I’m a big fan of LinkedIn. It helped me make contacts and placements when I was a recruiter. It helps me now to connect with potential stories and speakers for SourceCon.
Slowly but surely, LinkedIn has also become a less open place. And the temptation will be to continue to clamp down search and messaging capability until recruiters can’t breathe on their web browser without paying a cover charge. If LinkedIn takes that path, the end result will look a lot like a relic that everyone seems to hate on routinely: job boards.
The argument for openness
I joined LinkedIn relatively late for a typical early adopter. I came in after the site already had six million members. That was a little more than six years ago. Since then, I’ve grown my network (haphazardly at times) to a little over 1,200 connections. I dipped into open networking groups, especially when I was recruiting. I used LinkedIn to find names and message potential candidates. I accidentally sent LinkedIn invites to anyone I had ever sent an e-mail to in Gmail.
Most of the time, it acted like a network. In the earlier open days, I met many of the sourcing luminaries I know today through CSV lists distributed out. I even remember one particular blog reader reaching out to me in 2007:
The additions of groups and even the Q&A function greatly increased its functionality not just as a online resume database but as a legitimate business networking site. It was Facebook for adults. And a place where you could find good candidates, both those looking and those who weren’t necessarily thinking about it.
In the beginning, it was easier to message and find people. It led to serendipitous connections on occasion. But as soon as the first sales pitches and spam started hitting my inbox, I knew things would change. I just didn’t know how much.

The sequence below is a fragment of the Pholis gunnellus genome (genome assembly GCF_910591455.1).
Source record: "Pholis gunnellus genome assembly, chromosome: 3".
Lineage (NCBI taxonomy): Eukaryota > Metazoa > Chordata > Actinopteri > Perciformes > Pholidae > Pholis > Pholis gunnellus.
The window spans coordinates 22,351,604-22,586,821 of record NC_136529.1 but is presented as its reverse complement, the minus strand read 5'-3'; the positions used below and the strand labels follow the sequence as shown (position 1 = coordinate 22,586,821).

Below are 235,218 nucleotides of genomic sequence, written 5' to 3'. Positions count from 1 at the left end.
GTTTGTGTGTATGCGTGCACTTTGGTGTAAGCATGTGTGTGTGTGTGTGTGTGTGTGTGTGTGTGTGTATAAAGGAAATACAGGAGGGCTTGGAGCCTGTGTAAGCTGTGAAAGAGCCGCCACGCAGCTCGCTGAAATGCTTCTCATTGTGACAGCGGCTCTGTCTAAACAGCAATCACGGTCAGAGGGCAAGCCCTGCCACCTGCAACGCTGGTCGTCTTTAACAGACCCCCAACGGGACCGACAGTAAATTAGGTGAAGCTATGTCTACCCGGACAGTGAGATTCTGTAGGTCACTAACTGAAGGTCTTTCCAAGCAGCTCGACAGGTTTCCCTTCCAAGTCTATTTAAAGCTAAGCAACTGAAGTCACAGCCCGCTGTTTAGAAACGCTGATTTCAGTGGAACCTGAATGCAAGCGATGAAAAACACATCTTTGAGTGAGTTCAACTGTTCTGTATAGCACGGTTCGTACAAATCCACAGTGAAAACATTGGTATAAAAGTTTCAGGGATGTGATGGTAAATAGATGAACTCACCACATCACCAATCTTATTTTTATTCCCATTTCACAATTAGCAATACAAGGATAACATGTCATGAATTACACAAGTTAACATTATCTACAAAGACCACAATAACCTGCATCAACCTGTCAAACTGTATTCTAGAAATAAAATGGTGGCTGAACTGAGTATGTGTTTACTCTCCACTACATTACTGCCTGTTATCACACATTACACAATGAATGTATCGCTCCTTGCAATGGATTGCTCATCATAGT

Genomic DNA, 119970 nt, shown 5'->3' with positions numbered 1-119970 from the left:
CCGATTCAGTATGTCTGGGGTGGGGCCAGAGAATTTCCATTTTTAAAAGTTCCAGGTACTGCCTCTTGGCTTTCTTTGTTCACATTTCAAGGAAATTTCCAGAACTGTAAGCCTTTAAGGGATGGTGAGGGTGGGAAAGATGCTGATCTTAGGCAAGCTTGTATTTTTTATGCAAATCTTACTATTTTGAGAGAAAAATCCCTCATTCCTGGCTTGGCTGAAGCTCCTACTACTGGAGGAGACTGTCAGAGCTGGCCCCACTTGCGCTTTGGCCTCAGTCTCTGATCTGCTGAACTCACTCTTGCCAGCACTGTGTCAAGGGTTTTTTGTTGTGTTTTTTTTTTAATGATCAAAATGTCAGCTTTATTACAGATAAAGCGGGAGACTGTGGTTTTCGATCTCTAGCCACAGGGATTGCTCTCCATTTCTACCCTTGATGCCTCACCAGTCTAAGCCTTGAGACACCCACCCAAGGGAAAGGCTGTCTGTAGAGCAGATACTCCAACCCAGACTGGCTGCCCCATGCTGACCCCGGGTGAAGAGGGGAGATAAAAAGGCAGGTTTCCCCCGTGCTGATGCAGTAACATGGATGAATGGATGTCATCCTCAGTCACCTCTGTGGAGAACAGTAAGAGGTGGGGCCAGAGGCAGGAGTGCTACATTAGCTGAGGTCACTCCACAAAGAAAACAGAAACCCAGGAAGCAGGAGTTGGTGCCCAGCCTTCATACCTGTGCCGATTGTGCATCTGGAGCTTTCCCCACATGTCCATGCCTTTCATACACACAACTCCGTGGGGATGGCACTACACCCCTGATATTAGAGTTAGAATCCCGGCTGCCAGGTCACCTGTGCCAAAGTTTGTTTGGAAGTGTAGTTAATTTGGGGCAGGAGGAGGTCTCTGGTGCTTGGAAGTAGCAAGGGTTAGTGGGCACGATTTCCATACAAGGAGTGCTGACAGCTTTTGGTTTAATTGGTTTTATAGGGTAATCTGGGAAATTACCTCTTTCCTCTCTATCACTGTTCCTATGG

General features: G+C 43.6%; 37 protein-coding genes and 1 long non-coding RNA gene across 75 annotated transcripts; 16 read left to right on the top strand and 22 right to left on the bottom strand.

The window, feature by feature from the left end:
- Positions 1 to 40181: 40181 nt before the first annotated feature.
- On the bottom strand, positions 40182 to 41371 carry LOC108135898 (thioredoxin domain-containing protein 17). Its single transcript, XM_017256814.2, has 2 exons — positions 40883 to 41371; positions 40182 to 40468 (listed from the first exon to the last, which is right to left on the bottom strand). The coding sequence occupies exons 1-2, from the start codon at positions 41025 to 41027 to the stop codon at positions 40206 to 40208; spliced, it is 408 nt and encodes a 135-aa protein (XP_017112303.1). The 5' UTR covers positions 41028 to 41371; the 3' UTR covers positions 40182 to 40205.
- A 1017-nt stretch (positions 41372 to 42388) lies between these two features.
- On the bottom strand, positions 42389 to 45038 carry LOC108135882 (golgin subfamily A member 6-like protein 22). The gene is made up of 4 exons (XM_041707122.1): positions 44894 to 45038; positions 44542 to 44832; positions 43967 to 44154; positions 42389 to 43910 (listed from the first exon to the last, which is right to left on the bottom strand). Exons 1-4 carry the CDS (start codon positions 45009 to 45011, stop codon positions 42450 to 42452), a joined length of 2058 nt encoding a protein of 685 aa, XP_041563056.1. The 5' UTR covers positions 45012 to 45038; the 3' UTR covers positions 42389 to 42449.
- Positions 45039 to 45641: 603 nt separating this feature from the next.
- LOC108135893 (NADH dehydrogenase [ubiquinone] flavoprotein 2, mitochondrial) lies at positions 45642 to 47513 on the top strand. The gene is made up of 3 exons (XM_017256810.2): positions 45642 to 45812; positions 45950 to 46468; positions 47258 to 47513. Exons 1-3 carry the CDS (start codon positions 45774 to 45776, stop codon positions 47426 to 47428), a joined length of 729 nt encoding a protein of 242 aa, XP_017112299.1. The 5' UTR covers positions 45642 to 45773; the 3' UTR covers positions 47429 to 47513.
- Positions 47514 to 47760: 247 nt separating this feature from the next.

The argument for a more closed LinkedIn
That’s when things got a bit more dicey. Soon enough, the free ways that people used to network with people on LinkedIn started disappearing. Messaging options started going away. Openlink network (which allows other people to contact you for free) is only available on a paid basis. InMails became a premium feature as well.
And in response, the site seemed to grow like crazy. As they’ve continued to tighten down information (sometimes in small ways) people continue to join and use the site. They don’t get hassled by sales people or recruiters as much and they can continue to tell their boss that they are using it for networking purposes only, not looking for a job.
Recruiting income playing a role?
For the first quarter of 2012, LinkedIn announced revenue. The not-so-shocker: hiring solutions makes up over half of their revenue and it is increasing (it was 49% in 1Q 2011 versus 54% in 1Q 2012). As LinkedIn becomes more dependent on recruiting income, there is going to be a temptation there to continue the lock down until they are a glorified job board and resume database.
While LinkedIn might not be maxed out for members worldwide, its US growth will continue to slow. And considering nearly two-thirds of their income comes from the US, there will be increasing pressure to get the most out of that.
So how do you do that? You start to make names and other information unavailable to anyone without a paid account. And even if your members want to be contacted and networked with, you won’t allow it (unless they pay, or the people who want to contact them pays). And certainly, if someone is using your API, you charge them or disallow them to use it (even if the product is pretty great).